Grrr: The Bitter Diatribes of a Liberal Evangelical Christian
Yes, I'm an evangelical Christian. Yes, I'm a registered Democrat. I just thought that I should preface everything I'm about to say with that.
Repeatedly, over the years, I've been asked (mostly from fellow Christians) how I could be liberal and an evangelical Christian at the same time. To which I usually ask, "What makes you think that Jesus is a conservative?" Time and time again, the issues of gay marriages and abortion come up in supporting the idea that conservative standpoints are inherantly Christian. Bible passages usually spring up further bolstering this ideology. And I won't deny (to some extent) that when it comes to gay marriages and abortion, that conservative viewpoints match up with Christian viewpoints (though I don't agree with conservative means of propagating this ideology). The morality of these two issues is a common point for conservatives and Christians.
What I don't understand is why many Christians, on the basis of these two issues, gay marriages and abortion, then deduce that conservatism equals Christianity. Or would go even further to say that George W Bush's stern denunciation of these two issues therefore shows "strong moral character," "courage," or "integrity." Integrity is a character that is shown in action. On the issues of gay marriages and abortion, all George W Bush has done is give a verbal denunciation. In other issues however, he has 1) made the rich, richer by making them the biggest beneficiaries of the tax cuts he has put in place, 2) set a new U.S. foreign policy precedence of preemptive strikes (by the way it can be argued that Pearl Harbor was a preemptive strike and that 9/11 was a preemptive strike), 3) allowed big corporations to ignore previously applied environmental laws protecting natural habitats around the world (we backed out of the Kyoto Protocol in 2001... who was President in 2001?), 4) increased military spending in a nation that already far outspends any other country on weapons (including WMDs), 5) lied about the reason why we're in Iraq, still doesn't concede that he made a mistake (some call that integrity, I call it bullheadedness), and numbers of US and Iraqi casualties are the result of this war that never should've started... that we continue to maintain.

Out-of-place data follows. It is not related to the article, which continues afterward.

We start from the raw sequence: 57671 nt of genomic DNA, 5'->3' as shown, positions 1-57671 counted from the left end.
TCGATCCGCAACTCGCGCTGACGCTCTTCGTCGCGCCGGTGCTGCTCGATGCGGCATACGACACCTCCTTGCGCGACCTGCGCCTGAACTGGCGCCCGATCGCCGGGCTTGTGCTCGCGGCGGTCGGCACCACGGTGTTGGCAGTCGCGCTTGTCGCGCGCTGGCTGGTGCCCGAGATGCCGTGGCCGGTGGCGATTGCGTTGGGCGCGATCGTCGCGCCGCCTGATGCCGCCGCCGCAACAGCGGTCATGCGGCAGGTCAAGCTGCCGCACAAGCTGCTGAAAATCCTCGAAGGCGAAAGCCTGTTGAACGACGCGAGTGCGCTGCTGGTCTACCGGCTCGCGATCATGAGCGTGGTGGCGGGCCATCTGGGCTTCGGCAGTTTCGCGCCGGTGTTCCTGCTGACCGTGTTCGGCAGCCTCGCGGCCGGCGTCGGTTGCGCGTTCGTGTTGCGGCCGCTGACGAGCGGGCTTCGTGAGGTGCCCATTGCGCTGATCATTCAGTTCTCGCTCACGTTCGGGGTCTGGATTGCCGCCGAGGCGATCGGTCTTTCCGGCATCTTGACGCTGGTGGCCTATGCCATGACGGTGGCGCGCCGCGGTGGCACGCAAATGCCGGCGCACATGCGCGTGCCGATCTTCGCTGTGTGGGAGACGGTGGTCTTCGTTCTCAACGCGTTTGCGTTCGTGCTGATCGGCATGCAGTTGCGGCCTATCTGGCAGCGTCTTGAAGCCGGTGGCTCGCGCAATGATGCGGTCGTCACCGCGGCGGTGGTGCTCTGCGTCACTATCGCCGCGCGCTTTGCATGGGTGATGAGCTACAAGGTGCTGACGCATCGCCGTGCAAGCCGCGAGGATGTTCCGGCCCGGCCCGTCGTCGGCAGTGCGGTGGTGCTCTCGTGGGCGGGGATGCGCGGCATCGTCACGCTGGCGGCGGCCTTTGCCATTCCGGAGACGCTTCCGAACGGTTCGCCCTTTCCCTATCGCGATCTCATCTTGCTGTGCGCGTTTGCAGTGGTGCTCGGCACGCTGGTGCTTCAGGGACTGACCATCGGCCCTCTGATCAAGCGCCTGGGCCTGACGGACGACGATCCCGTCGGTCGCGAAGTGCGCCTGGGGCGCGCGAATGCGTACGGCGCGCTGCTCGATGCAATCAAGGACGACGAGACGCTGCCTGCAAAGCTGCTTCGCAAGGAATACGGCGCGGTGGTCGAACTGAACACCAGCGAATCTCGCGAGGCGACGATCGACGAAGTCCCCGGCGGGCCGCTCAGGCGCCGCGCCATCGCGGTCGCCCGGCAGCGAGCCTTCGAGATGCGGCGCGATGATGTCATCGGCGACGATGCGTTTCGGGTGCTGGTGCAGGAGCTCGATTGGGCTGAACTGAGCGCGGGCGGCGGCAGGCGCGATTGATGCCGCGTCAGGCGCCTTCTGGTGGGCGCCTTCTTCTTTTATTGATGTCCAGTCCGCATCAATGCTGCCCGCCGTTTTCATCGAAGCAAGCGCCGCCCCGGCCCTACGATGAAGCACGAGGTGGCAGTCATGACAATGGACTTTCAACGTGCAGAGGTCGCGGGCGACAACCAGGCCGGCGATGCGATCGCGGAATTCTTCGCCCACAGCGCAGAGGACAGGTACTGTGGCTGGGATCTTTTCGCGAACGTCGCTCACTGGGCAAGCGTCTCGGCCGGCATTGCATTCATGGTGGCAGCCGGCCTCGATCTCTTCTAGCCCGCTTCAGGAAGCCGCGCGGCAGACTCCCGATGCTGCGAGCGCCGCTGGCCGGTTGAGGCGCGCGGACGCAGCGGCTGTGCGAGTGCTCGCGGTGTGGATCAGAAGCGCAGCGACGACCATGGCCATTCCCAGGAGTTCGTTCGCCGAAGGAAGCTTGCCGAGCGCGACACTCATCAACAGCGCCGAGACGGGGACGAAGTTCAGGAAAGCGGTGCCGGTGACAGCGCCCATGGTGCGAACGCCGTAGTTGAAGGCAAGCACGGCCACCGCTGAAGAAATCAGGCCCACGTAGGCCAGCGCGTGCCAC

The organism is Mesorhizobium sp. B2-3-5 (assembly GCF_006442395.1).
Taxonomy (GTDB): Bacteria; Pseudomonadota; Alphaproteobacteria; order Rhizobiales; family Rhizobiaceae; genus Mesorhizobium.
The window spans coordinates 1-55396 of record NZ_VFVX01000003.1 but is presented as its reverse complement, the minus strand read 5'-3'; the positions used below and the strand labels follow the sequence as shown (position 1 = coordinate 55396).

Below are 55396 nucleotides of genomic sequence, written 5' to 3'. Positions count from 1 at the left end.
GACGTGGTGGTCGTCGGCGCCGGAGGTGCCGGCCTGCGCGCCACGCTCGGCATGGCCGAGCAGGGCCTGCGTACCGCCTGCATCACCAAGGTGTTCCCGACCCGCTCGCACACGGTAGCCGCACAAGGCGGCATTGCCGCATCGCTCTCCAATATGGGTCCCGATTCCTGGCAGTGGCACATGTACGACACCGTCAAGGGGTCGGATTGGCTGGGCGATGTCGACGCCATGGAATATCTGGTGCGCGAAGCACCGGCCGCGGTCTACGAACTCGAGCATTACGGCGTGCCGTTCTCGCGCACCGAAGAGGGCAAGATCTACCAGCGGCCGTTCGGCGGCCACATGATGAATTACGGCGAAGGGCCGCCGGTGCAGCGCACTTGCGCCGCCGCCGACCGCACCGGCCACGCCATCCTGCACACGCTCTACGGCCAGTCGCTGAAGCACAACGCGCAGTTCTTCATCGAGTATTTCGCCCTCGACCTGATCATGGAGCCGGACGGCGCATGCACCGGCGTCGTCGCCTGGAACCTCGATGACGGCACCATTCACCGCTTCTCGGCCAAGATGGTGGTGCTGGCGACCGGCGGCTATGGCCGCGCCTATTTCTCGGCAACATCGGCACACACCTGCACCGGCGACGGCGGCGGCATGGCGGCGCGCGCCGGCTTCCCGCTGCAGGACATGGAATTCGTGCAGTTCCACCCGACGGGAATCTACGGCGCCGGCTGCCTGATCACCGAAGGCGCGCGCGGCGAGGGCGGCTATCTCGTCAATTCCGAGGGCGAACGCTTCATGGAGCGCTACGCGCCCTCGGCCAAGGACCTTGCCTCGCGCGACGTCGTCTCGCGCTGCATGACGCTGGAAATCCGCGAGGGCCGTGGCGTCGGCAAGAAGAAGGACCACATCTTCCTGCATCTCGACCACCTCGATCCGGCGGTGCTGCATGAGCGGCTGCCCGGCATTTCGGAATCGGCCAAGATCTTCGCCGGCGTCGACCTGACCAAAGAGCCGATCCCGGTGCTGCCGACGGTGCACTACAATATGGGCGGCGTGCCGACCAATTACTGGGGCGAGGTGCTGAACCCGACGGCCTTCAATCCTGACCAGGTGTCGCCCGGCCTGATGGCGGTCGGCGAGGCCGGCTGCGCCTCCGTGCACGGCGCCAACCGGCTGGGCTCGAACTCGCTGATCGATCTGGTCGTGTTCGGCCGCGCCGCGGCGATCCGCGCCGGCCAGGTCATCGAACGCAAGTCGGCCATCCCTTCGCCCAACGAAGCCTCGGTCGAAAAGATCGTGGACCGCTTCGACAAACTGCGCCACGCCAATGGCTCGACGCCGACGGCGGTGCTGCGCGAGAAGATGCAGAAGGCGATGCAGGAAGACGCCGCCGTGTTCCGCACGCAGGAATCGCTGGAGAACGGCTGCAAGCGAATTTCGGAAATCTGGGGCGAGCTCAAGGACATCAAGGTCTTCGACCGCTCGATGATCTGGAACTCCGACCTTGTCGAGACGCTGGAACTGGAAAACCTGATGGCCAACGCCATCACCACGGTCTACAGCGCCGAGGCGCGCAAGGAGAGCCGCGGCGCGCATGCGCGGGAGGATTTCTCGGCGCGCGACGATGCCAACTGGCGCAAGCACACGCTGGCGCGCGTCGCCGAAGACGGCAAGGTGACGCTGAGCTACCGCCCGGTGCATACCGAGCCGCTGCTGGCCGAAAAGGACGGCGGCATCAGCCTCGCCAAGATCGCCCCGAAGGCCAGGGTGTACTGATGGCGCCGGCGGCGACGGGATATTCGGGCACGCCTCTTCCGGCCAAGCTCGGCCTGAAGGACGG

When I was in Japan, people asked me about these 5 issues and many others that I can't seem to recall. What's more is that the Japanese know that George W Bush is Christian because he blares out his faith in word with a bullhorn. Naturally, they asked me one of two questions. 1) "Is George W Bush really a Christian?" 2) "Are George W Bush's decisions based on his religion?" My biggest tiff with Bush is that he was a roadblock to my sharing my faith. Because he's so publicly Christian, many people around the world equate what he says and does as Christian. Many countries naturally assumed that already with America's policies pre-Bush, but with Bush announcing his faith in very direct manner, more people are taking note. By observing Bush's policies, many I came across came to the conclusion that to be Christian meant that 1) you don't care about the underprivilaged, 2) you support the concept of war, 3) you don't care about the environment, 4) you want to be the king of the hill, 5) you stick to your guns even if you're wrong (overly simplistic, I know). Is this integrity?
All that said, I'm quite angry at the Democratic Party. Never before have I felt so alienated by the Democratic Party. I can understand why there's been such a backlash from evangelicals against the Democrats. I have felt belittled and ignored. Democratic think tanks threw faith out as a non-issue years ago, and have been paying the costs since then. In their books, people don't make decisions based on their faith. How terribly wrong they've been. The black Christian vote switching to the Republicans this time around is as clear an indication of that as you can possibly get. Instead of downplaying the gay marriage and abortion issues, why not highlight their civil service policies and show the connection to the life of Jesus? Why not highlight environmental issues and point the way to Bible passages that support such stances? Why not show how morally unacceptable this war is instead of engaging in a back and forth of who's right? If the Republican party wants to go on a values war, show America your guns.